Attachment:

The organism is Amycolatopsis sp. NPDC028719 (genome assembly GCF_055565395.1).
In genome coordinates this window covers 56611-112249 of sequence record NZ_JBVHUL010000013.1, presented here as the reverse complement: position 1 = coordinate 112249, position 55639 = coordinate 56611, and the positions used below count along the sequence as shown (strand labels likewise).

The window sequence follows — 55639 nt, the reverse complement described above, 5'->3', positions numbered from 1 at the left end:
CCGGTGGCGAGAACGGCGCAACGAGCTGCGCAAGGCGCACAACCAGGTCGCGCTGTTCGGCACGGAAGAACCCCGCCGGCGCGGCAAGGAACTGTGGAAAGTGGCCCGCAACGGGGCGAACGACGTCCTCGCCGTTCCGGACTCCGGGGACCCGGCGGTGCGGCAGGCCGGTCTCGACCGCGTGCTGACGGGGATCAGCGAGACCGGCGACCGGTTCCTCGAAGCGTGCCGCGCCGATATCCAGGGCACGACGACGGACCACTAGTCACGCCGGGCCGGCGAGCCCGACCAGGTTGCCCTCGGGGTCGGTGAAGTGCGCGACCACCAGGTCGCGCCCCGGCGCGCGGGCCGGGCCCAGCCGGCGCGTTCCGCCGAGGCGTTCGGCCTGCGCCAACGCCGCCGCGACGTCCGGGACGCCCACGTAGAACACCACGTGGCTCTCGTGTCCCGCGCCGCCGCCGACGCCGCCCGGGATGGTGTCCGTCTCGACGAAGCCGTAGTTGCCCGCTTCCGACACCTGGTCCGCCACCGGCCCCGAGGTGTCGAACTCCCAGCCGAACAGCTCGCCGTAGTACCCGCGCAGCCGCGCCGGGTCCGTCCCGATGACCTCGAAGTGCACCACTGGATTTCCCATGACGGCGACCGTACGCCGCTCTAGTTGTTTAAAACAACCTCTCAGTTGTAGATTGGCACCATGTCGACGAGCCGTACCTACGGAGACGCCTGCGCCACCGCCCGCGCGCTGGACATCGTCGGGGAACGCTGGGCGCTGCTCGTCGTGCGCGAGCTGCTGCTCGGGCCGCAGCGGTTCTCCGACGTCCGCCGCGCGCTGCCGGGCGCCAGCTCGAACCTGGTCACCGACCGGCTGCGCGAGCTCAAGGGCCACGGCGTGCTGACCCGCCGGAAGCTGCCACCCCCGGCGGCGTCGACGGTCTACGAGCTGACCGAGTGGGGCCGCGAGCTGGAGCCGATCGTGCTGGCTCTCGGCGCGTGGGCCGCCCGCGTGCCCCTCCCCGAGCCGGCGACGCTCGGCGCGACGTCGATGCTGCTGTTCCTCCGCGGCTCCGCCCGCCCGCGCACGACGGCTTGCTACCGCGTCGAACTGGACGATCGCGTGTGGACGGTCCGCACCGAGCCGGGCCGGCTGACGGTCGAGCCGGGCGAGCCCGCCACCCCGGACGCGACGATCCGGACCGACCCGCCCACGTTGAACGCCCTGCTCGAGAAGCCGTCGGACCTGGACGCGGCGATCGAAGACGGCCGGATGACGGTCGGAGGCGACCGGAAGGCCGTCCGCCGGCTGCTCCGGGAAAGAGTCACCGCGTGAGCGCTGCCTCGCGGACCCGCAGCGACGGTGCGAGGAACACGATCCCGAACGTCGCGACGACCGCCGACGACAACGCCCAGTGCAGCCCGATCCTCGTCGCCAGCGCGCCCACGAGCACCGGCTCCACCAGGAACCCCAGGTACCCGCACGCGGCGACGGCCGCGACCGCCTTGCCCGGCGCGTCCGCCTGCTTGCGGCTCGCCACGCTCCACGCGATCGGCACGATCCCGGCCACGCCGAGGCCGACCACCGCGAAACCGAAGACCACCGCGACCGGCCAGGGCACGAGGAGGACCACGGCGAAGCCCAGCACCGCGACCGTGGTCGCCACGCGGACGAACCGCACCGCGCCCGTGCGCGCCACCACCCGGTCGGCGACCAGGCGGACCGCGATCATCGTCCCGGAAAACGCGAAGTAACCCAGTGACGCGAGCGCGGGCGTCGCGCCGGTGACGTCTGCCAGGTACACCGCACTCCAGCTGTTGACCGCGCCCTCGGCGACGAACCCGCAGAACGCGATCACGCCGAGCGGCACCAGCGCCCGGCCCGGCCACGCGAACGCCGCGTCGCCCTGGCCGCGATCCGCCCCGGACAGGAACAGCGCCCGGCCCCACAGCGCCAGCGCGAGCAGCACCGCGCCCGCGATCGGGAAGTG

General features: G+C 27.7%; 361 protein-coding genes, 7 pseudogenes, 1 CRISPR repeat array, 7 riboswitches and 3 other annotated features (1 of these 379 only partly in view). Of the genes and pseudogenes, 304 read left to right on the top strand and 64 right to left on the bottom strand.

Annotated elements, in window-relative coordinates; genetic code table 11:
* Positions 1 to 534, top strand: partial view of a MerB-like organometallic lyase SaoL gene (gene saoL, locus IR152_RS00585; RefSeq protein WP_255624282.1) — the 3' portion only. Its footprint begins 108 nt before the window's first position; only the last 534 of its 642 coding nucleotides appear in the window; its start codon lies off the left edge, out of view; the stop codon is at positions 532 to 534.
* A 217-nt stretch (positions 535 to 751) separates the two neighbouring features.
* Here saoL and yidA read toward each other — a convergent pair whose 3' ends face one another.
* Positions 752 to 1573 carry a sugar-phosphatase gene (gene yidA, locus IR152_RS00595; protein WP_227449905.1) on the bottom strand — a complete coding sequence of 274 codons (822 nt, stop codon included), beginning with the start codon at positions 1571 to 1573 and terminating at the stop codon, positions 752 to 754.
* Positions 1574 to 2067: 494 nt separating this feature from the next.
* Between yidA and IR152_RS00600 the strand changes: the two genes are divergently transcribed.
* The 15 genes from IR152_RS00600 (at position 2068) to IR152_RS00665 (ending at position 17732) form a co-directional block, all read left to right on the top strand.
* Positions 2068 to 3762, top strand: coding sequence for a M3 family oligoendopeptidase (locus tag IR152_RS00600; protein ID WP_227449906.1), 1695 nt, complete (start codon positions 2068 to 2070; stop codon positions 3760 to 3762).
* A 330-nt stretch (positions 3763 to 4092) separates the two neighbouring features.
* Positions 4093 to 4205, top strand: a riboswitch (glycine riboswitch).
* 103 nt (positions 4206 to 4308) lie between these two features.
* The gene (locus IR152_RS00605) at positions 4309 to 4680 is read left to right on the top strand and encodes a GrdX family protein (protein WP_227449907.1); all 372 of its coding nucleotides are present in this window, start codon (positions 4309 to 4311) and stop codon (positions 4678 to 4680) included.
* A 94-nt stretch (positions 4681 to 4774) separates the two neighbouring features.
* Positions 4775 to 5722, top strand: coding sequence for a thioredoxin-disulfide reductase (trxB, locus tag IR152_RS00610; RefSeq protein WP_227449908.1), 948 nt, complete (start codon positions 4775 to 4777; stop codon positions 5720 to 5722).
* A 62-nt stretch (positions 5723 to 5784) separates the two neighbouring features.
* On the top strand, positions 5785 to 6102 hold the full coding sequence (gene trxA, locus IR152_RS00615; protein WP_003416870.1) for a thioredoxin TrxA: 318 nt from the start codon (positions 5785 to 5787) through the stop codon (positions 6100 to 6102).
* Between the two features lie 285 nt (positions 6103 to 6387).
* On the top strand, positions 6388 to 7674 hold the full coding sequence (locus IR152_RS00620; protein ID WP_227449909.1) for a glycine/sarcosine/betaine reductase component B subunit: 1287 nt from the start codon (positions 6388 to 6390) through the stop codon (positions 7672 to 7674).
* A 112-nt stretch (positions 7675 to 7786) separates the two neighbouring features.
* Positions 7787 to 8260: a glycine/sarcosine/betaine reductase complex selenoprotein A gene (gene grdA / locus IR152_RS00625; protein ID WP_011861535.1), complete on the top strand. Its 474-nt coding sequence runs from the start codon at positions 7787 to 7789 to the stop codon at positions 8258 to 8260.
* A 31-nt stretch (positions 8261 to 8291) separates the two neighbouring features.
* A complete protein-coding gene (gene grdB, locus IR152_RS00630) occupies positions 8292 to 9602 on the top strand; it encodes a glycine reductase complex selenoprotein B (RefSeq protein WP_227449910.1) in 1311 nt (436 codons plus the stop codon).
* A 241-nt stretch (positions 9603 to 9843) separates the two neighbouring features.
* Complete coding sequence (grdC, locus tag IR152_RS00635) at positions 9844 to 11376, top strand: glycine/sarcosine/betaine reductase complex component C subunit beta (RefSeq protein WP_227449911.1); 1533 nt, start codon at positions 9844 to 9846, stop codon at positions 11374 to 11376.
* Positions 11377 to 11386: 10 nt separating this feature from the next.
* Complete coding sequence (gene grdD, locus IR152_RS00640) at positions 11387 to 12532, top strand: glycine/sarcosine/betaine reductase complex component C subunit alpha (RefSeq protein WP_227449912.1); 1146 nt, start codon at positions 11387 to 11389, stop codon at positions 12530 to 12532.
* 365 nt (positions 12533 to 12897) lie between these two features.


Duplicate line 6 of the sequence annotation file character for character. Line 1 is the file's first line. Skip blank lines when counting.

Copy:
Annotated elements, in window-relative coordinates; genetic code table 11: